Pony up is an idiom of uncertain origin, some believe that the term dates back to the sixteenth century. An idiom is a word, group of words or phrase that has a figurative meaning that is not easily deduced from its literal meaning. We will look at the meaning of the term pony up, where it may have come from, and some examples of its use in sentences.
Pony up means to pay money, to pay what one owes, to make good a debt. The term pony up is said to date back to the sixteenth century. It is said to be a corruption of the Latin phrase legem pone, a term found at the fifth division of Psalm 119, a bible passage which was sung on March 25th. March 25th was a Quarter Day, and was the first payday of the year. This convoluted explanation for the term pony up suggests that the term originated in Britain, though today it is almost exclusively used in the United States. Related terms are ponies up, ponied up and ponying up.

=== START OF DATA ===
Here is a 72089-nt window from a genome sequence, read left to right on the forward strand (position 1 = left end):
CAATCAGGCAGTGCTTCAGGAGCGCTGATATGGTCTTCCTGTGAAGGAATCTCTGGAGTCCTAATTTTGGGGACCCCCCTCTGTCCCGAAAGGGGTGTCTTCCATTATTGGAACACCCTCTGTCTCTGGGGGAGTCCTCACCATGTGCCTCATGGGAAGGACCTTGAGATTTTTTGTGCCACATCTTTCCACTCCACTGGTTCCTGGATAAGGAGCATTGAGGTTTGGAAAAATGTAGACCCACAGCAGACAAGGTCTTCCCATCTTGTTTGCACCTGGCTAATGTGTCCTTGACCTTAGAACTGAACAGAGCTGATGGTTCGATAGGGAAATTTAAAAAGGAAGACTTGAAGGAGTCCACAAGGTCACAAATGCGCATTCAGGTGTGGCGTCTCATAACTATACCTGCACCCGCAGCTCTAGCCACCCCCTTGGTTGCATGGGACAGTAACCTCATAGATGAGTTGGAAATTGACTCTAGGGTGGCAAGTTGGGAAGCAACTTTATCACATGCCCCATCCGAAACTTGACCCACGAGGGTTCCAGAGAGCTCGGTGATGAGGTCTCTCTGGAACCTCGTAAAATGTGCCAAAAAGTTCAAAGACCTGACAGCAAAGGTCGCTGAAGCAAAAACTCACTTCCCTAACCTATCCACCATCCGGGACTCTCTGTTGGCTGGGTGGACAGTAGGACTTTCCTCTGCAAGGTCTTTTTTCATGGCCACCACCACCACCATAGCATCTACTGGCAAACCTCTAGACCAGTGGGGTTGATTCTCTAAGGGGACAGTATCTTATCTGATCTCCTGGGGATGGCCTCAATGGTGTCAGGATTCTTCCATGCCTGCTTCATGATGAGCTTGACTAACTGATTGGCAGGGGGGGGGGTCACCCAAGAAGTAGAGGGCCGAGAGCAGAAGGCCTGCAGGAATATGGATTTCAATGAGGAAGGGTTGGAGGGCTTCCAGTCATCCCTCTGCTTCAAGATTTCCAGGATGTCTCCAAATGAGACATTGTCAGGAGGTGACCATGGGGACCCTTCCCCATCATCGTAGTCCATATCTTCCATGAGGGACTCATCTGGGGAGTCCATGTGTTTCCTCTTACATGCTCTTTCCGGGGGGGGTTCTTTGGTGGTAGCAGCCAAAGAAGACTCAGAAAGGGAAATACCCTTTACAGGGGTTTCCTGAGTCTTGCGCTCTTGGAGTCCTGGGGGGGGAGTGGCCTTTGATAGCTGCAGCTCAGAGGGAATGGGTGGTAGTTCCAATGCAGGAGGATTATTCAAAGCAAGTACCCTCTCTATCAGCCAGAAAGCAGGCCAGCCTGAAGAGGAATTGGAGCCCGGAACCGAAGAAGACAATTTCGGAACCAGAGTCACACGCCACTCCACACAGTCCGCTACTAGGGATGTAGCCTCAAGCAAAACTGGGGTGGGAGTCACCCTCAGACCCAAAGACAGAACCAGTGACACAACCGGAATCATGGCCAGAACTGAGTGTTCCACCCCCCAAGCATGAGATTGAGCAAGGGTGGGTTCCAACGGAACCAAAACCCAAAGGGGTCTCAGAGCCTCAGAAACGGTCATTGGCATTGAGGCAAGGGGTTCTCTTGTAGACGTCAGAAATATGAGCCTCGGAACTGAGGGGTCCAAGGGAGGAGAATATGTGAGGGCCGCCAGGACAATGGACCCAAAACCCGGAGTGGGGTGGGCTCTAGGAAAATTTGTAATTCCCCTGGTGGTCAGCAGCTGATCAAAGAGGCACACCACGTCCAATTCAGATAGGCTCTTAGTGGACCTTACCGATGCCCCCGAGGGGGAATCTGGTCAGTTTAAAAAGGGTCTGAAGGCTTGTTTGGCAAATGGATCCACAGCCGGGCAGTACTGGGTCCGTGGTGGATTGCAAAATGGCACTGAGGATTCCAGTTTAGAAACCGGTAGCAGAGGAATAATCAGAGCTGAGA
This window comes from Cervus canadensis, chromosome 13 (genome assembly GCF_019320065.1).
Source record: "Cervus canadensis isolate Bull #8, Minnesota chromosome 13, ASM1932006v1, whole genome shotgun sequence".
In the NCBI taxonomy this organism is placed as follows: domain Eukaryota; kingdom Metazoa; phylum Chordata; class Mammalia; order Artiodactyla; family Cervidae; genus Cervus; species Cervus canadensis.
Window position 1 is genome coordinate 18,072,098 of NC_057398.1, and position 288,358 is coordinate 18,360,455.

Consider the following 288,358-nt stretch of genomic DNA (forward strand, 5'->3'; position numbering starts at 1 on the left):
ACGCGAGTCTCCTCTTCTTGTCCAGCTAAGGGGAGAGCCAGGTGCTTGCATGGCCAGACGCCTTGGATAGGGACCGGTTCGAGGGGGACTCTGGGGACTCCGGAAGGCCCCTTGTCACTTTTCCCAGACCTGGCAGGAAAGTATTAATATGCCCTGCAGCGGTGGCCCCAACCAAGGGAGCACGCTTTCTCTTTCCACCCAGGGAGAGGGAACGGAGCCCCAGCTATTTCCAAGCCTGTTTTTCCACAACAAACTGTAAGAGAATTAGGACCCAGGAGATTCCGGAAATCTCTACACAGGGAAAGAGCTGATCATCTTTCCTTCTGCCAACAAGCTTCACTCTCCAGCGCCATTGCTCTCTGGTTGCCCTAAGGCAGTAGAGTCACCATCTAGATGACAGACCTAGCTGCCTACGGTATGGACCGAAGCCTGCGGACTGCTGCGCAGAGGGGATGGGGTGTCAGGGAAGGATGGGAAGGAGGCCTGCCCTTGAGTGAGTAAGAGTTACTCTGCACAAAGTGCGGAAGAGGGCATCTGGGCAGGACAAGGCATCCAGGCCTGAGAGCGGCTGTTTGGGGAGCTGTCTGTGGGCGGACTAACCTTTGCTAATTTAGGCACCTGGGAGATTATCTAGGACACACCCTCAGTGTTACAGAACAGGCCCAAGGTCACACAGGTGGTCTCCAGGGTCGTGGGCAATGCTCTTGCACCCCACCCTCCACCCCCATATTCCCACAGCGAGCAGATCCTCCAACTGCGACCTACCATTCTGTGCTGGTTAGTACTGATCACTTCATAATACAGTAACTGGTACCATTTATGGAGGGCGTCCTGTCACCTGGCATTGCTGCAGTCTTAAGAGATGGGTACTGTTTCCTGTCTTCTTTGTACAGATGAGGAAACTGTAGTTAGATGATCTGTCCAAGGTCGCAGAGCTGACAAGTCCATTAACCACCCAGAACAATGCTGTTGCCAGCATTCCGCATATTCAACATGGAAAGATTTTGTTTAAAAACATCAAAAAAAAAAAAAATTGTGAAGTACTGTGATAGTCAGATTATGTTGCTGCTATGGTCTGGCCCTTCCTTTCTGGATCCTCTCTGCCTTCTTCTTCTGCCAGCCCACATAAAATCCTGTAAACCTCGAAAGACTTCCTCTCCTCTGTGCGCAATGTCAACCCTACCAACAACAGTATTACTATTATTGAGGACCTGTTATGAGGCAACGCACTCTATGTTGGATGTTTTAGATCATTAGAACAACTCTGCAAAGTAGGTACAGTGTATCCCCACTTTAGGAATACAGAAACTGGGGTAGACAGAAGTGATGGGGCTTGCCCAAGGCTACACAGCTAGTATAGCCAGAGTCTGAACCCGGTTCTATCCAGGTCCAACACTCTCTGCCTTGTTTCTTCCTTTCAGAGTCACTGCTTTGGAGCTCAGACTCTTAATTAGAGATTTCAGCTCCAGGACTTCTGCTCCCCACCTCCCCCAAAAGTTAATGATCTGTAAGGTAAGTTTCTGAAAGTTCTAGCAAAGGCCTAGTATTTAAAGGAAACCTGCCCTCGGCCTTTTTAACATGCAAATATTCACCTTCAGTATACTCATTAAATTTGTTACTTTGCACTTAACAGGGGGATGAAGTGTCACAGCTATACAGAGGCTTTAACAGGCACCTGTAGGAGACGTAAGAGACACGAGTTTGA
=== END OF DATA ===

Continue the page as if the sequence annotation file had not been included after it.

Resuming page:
The Palestine City Council wants businesses in the downtown area to pony up to add a railroad crossing arm at Magnolia Street off of Spring Street. (The Palestine Herald Press)
One of those alleged practices, according to Davis’ suit, called for Clerk’s Office administrators and supervisors to pony up $100 and $50 in cash, respectively, every August for Welborn’s birthday gift. (The Advocate)
That’s right, starting soon, San Luis Obispo taxpayers are going to have to pony up another $8 million a year to CalPERS to cover rising costs for public employee pensions. (The San Luis Obispo Tribune)